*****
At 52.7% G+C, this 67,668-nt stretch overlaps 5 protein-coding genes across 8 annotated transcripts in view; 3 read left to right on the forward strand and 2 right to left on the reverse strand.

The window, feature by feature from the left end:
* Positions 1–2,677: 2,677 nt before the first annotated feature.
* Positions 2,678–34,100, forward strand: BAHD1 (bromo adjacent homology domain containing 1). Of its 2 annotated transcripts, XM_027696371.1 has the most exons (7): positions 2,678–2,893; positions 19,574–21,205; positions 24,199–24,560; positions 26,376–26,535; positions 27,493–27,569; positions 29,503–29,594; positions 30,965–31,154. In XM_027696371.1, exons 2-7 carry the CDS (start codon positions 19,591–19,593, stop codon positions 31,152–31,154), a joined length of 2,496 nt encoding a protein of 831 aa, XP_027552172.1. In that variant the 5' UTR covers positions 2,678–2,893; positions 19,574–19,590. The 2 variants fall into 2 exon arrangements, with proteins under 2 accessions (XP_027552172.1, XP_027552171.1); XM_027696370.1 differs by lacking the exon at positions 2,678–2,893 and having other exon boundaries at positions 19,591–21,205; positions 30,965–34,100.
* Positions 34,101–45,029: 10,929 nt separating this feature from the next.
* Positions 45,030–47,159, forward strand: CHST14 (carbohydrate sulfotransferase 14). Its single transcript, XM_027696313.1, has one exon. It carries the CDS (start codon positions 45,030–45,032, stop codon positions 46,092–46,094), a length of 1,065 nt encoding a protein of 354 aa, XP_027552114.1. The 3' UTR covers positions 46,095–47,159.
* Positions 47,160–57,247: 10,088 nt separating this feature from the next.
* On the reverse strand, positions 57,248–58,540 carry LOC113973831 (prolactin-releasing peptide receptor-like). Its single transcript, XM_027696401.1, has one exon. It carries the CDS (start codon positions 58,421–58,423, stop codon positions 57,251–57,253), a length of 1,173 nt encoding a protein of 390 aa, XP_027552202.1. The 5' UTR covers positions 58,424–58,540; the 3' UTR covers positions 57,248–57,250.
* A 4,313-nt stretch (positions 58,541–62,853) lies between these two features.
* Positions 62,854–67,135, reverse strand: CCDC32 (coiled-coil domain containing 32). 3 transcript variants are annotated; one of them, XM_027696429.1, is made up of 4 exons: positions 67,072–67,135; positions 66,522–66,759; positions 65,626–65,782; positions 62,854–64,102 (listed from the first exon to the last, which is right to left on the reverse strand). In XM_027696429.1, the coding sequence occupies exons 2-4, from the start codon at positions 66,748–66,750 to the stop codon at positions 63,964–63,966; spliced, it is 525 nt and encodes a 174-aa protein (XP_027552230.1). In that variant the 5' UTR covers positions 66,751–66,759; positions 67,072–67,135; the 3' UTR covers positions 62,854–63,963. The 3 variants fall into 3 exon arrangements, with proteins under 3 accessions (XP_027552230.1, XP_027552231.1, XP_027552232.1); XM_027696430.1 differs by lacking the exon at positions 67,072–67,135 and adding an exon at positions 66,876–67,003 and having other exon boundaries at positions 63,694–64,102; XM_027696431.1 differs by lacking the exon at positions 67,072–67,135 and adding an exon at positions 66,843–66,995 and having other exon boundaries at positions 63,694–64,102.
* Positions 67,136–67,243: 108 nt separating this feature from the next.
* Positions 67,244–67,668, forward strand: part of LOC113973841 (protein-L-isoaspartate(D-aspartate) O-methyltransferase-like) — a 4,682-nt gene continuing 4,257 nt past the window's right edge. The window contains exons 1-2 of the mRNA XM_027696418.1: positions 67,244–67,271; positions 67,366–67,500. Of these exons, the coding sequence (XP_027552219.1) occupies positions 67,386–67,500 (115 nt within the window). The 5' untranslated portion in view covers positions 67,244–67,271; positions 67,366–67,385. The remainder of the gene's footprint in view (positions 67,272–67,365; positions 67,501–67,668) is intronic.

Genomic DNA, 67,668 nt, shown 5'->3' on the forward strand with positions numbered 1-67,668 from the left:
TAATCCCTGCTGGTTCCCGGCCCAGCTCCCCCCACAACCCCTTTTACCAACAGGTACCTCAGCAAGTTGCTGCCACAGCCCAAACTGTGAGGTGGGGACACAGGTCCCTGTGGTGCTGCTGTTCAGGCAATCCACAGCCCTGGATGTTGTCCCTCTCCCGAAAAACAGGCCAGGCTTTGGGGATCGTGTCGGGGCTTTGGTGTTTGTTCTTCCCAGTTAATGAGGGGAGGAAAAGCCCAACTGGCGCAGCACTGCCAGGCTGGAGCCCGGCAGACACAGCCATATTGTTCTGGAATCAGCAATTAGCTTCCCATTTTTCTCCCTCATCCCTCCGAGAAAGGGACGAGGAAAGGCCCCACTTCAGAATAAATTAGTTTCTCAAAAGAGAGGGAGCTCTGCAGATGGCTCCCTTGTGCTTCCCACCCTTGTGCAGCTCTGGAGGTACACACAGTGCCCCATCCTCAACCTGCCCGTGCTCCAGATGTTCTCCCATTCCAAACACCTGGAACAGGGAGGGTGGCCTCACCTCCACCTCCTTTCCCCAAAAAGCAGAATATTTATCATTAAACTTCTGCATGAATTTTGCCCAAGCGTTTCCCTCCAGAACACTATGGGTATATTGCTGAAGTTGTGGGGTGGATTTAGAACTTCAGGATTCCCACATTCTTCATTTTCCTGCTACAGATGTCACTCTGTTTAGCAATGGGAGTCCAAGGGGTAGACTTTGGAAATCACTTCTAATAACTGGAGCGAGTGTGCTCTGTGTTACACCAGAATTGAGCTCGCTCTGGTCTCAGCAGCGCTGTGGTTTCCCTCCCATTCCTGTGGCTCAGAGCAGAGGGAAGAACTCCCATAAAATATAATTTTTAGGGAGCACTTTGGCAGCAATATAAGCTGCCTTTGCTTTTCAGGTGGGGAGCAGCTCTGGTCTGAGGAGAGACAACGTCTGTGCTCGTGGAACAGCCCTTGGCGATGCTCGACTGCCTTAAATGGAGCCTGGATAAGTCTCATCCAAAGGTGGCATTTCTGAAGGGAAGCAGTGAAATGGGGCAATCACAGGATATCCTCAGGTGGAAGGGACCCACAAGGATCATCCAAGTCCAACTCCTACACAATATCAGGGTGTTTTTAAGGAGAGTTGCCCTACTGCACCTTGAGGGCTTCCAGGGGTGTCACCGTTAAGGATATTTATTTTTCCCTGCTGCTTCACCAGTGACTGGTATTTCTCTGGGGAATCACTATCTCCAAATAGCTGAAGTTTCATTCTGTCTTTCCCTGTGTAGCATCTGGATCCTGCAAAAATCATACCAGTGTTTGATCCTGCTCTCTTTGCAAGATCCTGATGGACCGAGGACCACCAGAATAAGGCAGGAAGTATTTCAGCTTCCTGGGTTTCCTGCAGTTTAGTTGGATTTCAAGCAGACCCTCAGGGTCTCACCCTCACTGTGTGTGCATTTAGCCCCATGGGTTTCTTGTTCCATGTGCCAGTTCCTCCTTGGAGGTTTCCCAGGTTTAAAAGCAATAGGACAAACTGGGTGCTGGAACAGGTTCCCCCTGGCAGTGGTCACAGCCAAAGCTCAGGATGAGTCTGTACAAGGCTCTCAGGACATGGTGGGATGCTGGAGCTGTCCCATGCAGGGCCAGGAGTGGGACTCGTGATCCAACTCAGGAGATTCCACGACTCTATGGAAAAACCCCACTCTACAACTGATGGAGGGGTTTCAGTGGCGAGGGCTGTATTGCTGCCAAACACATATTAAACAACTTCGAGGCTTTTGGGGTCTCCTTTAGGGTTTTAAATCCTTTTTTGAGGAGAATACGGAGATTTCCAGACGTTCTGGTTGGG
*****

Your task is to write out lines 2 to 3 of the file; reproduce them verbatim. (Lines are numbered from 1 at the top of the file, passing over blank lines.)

The window, feature by feature from the left end:
* Positions 1–2,677: 2,677 nt before the first annotated feature.